Boost logo

Boost :

From: Graham (Graham_at_[hidden])
Date: 2005-08-22 08:32:54

>From: Daryle Walker <darylew_at_[hidden]>

Dear Daryle,

>I thought of these functions while considering how Wave process the various
>phases of C++ translation (see section 2.1 of the standard). I wanted the
>conversion to be one native-character to one code-point because that is how
>Phase 1 implies it[1]. If you don't think that's right, maybe we should
>file a defect with the Standard committee.

Maybe I misunderstood you - you seem to be asking for code page conversion here not UTF conversion.
Code page conversion is anything but simple and requires data conversion tables for many of the code pages. It is not very practical at the character level as you can see from the calls below, but would require conversion objects to be created that can then implement these functions.

int_fast32_t char_to_Unicode(std::string locale, char c ); // very inefficient
int_fast32_t wchar_to_Unicode(std::string locale, wchar_t c ); // very inefficient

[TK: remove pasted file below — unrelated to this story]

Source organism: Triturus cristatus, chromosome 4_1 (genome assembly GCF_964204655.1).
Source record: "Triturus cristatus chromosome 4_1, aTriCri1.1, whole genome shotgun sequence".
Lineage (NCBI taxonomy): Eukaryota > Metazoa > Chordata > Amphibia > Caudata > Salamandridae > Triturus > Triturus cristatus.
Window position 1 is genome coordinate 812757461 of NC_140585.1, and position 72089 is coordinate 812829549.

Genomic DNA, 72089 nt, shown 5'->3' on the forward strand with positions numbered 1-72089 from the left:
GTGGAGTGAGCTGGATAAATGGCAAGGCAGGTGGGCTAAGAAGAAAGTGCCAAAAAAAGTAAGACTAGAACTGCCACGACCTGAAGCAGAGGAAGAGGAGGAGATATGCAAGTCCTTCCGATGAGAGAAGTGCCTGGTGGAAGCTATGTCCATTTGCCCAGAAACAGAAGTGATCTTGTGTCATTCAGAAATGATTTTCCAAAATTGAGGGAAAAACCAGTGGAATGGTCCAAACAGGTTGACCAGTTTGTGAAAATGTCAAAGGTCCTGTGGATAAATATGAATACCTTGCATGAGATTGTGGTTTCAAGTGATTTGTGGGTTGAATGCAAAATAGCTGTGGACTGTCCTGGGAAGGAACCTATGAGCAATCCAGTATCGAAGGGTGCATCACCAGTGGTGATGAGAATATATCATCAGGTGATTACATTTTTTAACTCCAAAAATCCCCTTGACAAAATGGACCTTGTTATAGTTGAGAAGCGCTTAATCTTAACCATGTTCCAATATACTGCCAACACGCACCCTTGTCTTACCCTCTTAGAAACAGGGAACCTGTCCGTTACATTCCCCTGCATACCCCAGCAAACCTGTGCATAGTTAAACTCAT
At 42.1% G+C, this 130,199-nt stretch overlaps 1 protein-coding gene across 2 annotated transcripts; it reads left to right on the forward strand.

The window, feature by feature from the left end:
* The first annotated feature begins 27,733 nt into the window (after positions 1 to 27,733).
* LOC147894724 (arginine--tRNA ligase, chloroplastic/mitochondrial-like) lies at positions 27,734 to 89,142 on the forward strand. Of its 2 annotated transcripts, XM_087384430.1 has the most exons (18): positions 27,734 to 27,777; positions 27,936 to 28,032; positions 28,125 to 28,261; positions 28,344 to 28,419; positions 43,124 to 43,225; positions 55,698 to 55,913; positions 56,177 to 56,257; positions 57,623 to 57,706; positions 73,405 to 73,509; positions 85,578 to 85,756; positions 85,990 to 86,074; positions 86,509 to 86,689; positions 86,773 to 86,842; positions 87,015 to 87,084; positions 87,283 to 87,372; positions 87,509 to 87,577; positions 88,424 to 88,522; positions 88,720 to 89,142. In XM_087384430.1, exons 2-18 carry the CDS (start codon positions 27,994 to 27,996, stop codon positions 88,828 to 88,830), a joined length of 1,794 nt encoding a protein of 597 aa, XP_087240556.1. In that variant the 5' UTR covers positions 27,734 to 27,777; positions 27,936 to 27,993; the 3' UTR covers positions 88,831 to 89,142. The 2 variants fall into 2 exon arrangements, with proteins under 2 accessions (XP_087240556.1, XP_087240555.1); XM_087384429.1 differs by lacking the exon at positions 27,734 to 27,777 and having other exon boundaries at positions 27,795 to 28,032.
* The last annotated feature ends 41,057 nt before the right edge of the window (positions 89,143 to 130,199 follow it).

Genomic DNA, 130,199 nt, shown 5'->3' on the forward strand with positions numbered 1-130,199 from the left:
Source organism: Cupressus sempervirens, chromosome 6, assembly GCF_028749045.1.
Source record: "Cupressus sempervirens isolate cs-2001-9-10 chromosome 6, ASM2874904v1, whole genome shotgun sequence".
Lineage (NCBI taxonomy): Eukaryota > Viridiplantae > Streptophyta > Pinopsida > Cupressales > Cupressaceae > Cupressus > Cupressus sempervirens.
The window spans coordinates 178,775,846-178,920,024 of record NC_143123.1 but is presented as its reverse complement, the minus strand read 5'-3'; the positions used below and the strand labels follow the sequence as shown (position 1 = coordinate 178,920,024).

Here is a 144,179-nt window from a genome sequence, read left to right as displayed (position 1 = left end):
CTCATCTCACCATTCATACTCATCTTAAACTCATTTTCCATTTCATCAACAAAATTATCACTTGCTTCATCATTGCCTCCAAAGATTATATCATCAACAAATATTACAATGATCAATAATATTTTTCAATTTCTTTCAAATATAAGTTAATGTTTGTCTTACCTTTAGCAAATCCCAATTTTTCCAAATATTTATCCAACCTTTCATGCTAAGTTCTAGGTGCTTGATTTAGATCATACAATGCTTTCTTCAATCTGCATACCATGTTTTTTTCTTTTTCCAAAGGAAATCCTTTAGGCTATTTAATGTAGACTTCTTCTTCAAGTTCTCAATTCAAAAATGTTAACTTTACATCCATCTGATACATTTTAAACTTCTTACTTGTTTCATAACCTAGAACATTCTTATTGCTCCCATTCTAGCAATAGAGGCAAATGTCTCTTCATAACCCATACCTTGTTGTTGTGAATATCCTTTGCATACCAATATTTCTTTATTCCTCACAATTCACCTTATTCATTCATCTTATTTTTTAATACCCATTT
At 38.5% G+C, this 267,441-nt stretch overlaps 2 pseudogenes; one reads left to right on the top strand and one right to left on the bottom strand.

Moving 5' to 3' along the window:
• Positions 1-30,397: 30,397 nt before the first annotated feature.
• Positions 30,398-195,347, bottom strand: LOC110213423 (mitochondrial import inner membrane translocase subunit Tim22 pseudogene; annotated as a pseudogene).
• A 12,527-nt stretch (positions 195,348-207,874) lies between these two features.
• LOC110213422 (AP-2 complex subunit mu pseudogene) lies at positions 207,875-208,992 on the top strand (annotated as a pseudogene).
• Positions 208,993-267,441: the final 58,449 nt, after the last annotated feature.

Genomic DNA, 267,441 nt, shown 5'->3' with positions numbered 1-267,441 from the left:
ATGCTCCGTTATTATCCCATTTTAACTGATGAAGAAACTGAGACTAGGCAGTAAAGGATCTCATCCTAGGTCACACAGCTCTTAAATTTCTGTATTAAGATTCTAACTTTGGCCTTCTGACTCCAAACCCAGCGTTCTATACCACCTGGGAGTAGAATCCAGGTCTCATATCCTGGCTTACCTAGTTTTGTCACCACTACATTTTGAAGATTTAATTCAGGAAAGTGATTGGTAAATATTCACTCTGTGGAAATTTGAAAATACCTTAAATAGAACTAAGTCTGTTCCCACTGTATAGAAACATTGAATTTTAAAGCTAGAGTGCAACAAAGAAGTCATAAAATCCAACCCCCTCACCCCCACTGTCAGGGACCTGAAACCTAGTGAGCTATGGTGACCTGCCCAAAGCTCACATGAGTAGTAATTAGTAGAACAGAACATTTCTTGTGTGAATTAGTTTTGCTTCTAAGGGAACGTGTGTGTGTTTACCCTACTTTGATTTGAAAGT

conv1250 = new convertor(std::string locale); // better
convertor->char_to_Unicode(char c);

>[1] In other words, any extended native character (i.e. not a character C++
>uses for parsing) must be mapped to one C++ Unicode name, which maps to a
>single code-point.

That depends on what you mean. For example <e><acute> can be one <e acute>, or two <e><acute> Unicode characters depending on how it is normalised.
A character parser should understand this if it wants to present Unicode graphemes which are the default unit of parsing in unicode and which should be in any compliant native handler even if working with the local code page.

I suggest you wait for the release of the unicode library, alternatively if you want to volunteer to write lots of code page conversion functions, and their data tables where necessary, please let us know.



Boost list run by bdawes at, gregod at, cpdaniel at, john at